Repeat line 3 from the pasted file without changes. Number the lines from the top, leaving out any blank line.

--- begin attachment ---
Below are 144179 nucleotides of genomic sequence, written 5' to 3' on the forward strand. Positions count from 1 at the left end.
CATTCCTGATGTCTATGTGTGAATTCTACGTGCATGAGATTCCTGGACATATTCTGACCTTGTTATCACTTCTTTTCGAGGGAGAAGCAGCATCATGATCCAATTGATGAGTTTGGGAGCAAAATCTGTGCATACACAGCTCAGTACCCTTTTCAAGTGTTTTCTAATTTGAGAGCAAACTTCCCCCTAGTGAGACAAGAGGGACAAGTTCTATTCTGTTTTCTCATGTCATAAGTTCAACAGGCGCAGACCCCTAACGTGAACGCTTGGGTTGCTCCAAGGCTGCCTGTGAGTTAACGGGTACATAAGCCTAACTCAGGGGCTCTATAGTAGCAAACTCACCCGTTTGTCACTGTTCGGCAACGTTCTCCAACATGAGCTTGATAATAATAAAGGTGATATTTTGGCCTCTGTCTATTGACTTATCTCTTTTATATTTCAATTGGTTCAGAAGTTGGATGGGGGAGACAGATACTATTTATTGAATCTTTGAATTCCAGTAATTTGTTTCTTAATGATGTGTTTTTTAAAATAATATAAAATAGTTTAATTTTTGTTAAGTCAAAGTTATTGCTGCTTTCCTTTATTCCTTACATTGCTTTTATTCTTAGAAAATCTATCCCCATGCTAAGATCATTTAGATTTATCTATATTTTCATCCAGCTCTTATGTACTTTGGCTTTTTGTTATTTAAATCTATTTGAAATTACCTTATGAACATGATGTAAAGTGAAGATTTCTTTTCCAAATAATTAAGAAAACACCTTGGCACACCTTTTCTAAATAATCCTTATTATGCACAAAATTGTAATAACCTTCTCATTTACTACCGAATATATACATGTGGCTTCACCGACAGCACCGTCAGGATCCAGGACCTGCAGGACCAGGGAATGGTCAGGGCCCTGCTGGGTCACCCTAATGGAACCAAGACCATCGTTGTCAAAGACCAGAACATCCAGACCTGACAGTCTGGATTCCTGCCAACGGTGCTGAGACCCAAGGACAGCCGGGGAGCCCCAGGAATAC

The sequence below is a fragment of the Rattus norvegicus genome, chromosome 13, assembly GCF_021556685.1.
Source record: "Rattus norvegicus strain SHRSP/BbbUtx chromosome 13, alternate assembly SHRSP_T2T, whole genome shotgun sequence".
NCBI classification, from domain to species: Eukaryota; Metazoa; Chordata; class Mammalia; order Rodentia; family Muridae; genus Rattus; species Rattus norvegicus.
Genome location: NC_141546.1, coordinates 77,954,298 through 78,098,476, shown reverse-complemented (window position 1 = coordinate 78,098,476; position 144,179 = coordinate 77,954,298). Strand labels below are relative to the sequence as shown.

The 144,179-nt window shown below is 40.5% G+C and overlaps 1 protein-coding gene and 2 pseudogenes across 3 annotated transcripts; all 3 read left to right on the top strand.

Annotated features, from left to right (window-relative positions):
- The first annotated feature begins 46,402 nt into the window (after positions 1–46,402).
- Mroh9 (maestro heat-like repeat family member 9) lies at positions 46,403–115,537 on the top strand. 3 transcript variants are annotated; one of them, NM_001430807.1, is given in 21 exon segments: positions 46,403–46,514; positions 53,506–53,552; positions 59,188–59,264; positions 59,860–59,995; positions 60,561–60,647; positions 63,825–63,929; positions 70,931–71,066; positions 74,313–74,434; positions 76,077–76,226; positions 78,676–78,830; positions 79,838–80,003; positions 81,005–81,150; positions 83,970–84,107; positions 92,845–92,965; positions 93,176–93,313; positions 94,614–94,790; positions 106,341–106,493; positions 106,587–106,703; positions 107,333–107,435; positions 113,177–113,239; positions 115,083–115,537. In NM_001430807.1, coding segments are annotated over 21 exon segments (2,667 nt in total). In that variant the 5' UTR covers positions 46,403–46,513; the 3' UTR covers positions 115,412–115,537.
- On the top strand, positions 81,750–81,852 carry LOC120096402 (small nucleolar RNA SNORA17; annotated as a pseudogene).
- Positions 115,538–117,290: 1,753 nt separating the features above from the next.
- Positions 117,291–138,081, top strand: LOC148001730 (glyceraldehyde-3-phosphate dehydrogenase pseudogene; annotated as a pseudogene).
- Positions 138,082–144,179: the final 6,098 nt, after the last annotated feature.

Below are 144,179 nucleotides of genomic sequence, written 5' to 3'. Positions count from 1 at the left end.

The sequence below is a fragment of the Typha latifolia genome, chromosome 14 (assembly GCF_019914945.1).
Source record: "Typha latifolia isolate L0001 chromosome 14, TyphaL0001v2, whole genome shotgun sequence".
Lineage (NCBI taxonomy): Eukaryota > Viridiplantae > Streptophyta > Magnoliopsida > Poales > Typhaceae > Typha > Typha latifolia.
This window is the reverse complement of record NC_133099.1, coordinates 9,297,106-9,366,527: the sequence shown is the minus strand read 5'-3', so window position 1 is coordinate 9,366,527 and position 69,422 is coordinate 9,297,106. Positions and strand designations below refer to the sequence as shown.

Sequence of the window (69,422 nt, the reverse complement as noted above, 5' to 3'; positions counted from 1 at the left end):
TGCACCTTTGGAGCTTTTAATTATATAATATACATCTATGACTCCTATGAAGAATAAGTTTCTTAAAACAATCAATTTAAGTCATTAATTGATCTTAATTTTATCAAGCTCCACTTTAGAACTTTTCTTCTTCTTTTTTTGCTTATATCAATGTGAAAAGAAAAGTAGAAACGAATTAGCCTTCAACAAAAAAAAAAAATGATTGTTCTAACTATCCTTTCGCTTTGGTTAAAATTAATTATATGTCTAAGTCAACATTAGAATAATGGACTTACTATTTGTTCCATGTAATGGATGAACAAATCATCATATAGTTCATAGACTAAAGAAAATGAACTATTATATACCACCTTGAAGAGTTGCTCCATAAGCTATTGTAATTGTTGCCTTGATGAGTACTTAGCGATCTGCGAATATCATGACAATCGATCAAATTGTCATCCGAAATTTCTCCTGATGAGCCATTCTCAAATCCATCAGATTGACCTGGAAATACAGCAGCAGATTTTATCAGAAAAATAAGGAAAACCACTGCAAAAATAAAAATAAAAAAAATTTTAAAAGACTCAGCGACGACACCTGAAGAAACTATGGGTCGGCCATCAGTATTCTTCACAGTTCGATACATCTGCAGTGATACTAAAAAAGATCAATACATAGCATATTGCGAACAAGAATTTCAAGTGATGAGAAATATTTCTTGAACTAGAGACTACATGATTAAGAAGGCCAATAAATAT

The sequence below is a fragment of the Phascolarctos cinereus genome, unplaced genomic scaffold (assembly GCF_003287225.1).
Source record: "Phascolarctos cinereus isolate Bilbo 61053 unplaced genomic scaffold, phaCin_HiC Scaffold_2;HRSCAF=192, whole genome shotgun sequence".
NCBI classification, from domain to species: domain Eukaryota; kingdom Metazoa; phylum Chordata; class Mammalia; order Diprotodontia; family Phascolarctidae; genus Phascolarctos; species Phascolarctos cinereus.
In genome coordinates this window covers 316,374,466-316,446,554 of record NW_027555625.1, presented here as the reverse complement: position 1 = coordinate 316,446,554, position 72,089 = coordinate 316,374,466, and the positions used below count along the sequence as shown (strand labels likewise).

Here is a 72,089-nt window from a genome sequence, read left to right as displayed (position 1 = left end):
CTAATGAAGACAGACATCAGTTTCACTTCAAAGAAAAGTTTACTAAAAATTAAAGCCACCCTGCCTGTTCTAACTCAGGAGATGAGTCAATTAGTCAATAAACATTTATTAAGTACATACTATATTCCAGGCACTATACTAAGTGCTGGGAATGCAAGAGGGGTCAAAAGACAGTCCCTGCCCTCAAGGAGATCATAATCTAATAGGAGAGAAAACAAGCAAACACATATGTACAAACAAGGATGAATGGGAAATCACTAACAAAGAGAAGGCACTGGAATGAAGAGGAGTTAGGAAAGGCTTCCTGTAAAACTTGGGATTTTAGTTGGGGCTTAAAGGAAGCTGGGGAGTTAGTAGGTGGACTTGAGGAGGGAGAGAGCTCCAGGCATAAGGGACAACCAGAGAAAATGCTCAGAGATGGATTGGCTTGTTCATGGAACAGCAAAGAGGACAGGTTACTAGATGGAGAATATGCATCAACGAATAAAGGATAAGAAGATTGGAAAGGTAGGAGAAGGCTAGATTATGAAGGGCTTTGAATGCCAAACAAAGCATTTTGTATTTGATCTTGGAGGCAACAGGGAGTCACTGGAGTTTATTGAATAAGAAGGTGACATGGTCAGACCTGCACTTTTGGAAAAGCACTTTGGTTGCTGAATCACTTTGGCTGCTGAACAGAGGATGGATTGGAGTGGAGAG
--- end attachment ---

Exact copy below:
The sequence below is a fragment of the Rattus norvegicus genome, chromosome 13, assembly GCF_021556685.1.